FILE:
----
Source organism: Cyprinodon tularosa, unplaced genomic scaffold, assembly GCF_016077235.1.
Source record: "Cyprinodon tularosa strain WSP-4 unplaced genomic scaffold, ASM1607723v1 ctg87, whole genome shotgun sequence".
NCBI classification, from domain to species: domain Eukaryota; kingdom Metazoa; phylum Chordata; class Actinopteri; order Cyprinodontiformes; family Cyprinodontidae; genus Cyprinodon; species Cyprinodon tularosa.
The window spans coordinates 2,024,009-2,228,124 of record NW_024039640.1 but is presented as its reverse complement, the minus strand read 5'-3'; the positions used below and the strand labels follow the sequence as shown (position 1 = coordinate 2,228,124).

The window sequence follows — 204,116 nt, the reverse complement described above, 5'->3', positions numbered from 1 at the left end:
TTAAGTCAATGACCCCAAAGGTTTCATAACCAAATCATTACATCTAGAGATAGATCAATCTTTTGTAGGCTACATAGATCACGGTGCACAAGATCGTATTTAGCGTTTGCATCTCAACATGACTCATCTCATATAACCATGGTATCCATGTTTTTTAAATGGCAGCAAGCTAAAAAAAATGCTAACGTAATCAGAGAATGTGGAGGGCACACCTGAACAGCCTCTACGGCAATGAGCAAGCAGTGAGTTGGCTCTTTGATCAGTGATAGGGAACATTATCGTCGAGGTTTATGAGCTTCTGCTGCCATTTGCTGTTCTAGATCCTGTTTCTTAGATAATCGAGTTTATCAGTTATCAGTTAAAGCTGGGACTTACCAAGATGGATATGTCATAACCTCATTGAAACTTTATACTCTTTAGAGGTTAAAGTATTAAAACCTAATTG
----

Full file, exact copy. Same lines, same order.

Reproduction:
Source organism: Cyprinodon tularosa, unplaced genomic scaffold, assembly GCF_016077235.1.
Source record: "Cyprinodon tularosa strain WSP-4 unplaced genomic scaffold, ASM1607723v1 ctg87, whole genome shotgun sequence".
NCBI classification, from domain to species: domain Eukaryota; kingdom Metazoa; phylum Chordata; class Actinopteri; order Cyprinodontiformes; family Cyprinodontidae; genus Cyprinodon; species Cyprinodon tularosa.
The window spans coordinates 2,024,009-2,228,124 of record NW_024039640.1 but is presented as its reverse complement, the minus strand read 5'-3'; the positions used below and the strand labels follow the sequence as shown (position 1 = coordinate 2,228,124).

The window sequence follows — 204,116 nt, the reverse complement described above, 5'->3', positions numbered from 1 at the left end:
TTAAGTCAATGACCCCAAAGGTTTCATAACCAAATCATTACATCTAGAGATAGATCAATCTTTTGTAGGCTACATAGATCACGGTGCACAAGATCGTATTTAGCGTTTGCATCTCAACATGACTCATCTCATATAACCATGGTATCCATGTTTTTTAAATGGCAGCAAGCTAAAAAAAATGCTAACGTAATCAGAGAATGTGGAGGGCACACCTGAACAGCCTCTACGGCAATGAGCAAGCAGTGAGTTGGCTCTTTGATCAGTGATAGGGAACATTATCGTCGAGGTTTATGAGCTTCTGCTGCCATTTGCTGTTCTAGATCCTGTTTCTTAGATAATCGAGTTTATCAGTTATCAGTTAAAGCTGGGACTTACCAAGATGGATATGTCATAACCTCATTGAAACTTTATACTCTTTAGAGGTTAAAGTATTAAAACCTAATTG